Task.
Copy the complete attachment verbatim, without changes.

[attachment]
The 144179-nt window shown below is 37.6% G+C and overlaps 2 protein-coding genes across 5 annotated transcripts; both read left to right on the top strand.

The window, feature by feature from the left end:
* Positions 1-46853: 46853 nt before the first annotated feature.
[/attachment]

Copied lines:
The 144179-nt window shown below is 37.6% G+C and overlaps 2 protein-coding genes across 5 annotated transcripts; both read left to right on the top strand.

The window, feature by feature from the left end:
* Positions 1-46853: 46853 nt before the first annotated feature.